Monday, 21 February 2011

New Adventures in HiFi

I did write an entry the other day, as you can imagine, it was brilliant, incisive and of world shattering importance. Then I managed to delete it. I have no idea how.

So today I thought I'd talk about something totally different.

Pictured above (thats not my one, it's a stock photo I grabbed off the net) is one of my all time favorite amplifiers.

Most people would pick something costing mega bucks by one of the worlds prestige manufacturers but my choice has to go to the humble Leak Delta 30. This is the visually updated version (the insides are all but identical) to the earlier Leak Stereo 30+. It was given a face lift when the Rank organization bought Leak and Harold Leak the founder retired. They didn't do the company any good in the long run (along with Wharfedale the speaker manufacturer which they also acquired) but this at least was a good move.

Why this little amp? God knows it's no powerhouse (12-15 watts a channel) the sockets, particularly the speaker connectors are a pain and of course it's old. But it's built like a tank, the modular card system it's built upon make it surprisingly easy to work on and plug in a modern source like a CD player or an iPod (via a small dock and obviously using stuff recorded in lossless) and it just sounds *right*. Never fatiguing, always warm and inviting, you can listen all day. I tired many years ago of the 'my HiFi is so good nothing I have is good enough to listen to on it'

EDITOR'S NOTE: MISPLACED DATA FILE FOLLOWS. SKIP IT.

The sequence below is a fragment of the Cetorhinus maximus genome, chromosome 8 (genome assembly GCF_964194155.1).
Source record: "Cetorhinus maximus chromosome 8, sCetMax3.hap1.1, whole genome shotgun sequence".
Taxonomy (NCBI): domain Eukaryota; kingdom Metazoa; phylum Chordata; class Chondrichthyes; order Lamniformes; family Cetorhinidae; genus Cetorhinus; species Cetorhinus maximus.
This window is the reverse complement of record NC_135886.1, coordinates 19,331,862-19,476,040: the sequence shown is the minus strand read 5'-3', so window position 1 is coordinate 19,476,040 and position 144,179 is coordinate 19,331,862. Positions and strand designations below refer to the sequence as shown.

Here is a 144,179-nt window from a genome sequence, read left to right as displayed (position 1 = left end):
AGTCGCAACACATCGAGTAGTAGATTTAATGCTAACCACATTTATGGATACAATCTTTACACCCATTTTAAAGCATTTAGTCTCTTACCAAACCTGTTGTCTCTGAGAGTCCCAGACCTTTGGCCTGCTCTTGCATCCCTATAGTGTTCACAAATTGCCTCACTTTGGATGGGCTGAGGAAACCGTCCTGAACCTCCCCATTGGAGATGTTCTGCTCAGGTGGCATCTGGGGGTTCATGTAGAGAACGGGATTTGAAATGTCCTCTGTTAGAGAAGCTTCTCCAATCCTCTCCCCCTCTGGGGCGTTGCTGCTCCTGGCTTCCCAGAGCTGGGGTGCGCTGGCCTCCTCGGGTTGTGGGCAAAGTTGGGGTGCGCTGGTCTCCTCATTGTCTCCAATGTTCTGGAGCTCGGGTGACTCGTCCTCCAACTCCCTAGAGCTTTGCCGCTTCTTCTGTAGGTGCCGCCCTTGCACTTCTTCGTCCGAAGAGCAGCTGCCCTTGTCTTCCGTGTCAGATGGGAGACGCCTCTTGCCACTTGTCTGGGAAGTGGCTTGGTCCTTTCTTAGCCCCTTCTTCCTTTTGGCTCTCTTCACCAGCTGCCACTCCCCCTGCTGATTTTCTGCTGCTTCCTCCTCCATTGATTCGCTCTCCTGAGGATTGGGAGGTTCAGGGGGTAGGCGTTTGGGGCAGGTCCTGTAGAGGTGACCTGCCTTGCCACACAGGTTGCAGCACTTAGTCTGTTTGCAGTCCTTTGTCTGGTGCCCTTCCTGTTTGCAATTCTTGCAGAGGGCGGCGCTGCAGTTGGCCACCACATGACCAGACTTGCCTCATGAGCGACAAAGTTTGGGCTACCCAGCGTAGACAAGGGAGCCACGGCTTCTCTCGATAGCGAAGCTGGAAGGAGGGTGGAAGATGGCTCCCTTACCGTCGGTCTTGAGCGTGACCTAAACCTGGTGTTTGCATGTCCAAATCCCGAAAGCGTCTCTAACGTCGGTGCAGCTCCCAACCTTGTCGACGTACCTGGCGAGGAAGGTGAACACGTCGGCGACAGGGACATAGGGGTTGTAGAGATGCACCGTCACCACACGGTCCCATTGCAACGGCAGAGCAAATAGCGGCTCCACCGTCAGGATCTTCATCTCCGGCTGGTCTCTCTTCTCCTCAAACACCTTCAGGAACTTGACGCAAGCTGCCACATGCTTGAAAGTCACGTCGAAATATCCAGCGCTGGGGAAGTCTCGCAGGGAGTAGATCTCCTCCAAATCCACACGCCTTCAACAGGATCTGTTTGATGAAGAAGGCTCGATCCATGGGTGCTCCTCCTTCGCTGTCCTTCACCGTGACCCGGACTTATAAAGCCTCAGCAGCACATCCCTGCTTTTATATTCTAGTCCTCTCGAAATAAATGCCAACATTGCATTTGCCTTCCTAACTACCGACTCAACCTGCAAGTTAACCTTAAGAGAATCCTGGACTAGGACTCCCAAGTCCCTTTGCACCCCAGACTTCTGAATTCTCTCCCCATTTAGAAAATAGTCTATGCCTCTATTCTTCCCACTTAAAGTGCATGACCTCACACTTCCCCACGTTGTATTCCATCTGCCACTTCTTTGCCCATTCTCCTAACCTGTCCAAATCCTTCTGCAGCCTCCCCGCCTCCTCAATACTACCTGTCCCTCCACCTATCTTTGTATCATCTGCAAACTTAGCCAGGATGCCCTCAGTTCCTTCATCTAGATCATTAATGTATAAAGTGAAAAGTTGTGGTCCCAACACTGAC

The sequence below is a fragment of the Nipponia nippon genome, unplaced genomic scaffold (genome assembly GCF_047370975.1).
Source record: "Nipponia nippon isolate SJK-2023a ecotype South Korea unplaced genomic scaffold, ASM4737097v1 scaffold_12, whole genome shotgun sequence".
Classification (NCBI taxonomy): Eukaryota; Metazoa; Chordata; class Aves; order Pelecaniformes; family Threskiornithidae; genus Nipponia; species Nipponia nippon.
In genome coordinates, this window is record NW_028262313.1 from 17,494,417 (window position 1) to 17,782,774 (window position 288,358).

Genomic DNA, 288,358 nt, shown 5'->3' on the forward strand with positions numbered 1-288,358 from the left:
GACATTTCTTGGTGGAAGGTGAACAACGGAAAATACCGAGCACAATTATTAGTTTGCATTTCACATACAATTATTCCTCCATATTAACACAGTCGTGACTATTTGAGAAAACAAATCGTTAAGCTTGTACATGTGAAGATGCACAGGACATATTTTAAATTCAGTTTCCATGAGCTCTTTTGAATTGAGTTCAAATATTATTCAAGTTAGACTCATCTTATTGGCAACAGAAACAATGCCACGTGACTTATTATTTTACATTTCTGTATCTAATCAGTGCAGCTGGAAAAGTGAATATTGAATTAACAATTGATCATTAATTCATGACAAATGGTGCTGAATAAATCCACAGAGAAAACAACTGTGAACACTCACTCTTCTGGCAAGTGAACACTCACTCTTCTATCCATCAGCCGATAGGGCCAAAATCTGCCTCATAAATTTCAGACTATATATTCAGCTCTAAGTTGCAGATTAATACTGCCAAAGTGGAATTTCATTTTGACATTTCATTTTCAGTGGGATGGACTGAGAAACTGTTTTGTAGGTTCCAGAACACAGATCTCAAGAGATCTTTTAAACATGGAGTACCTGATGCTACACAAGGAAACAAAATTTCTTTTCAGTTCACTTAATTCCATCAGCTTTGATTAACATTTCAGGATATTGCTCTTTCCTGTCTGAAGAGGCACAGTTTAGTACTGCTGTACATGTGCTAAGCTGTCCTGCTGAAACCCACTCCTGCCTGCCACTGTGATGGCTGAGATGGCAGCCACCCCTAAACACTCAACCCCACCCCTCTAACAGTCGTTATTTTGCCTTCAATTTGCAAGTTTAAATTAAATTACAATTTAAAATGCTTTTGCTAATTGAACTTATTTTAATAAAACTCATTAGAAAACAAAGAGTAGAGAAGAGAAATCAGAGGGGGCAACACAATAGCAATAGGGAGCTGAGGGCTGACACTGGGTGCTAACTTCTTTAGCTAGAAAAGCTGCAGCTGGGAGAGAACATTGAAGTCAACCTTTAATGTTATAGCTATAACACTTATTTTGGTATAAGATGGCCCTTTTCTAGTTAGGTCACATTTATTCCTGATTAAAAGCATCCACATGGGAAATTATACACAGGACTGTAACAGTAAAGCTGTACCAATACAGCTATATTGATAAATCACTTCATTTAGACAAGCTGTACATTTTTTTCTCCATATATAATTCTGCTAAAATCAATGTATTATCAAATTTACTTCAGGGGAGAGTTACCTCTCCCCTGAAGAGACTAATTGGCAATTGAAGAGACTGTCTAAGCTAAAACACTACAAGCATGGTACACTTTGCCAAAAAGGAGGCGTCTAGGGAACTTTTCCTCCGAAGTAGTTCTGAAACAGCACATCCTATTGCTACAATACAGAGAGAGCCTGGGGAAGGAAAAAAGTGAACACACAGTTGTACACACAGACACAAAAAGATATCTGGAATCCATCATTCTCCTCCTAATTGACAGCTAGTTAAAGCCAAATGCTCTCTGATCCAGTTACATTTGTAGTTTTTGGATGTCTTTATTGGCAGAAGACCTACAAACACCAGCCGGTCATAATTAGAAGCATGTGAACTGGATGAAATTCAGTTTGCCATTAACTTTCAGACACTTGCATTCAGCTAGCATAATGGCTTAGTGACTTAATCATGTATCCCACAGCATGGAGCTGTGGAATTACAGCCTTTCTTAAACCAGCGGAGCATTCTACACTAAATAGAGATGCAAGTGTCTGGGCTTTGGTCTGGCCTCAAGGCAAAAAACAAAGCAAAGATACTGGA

I am currently using it plugged into a pair of equally vintage B&W DM2a's (another favorite) While it is nowhere near powerful enough, the DM's are inefficient and like lots of power, but as long as you are not planning any parties (and I'm not) it's a magical combination.

The story is that Harold Leak, who by all accounts was not the easiest of men, accidentally purloined the design which was left on a desk while visiting the premises of a rival manufacturer. I'd love this to be true and if so I could even make a guess as to which one. Who knows the truth after all this time, whatever the case he produced something special.

I'd like to try it's bigger brother, the Delta 70, basically exactly the same amp, just uprated a bit and managing a good 35+ watts.

Of course there's plenty out there that can do better in so many areas, but to find a combination so lush in such an unassuming little package is more then anyone could hope for.

Obviously offer me a Radford STA15, a Quad22/33/405/606, a Lecson or any amount of others and I'm going to take your hand off, but you'll never get one of those for the same outlay..

I love 70's HiFi particularly British HiFi. The designs and concepts are unique. It's also built out of slabs and casts of aluminium and steel casing and veneers are real. It owes much more to industrial design then it's Japanese and American counterparts and to my eyes is all the better for it. The components used are proper full sized ones and look and behave like they are supposed to. And you can *fix* them. Try doing that with the latest Chinese made techno wonder..


  1. Clearly it is a wonderful design if you can still fix it so many years later. Those most be some fabulous parts if they're still being made.

  2. Sounds rich enough to make anyone happy.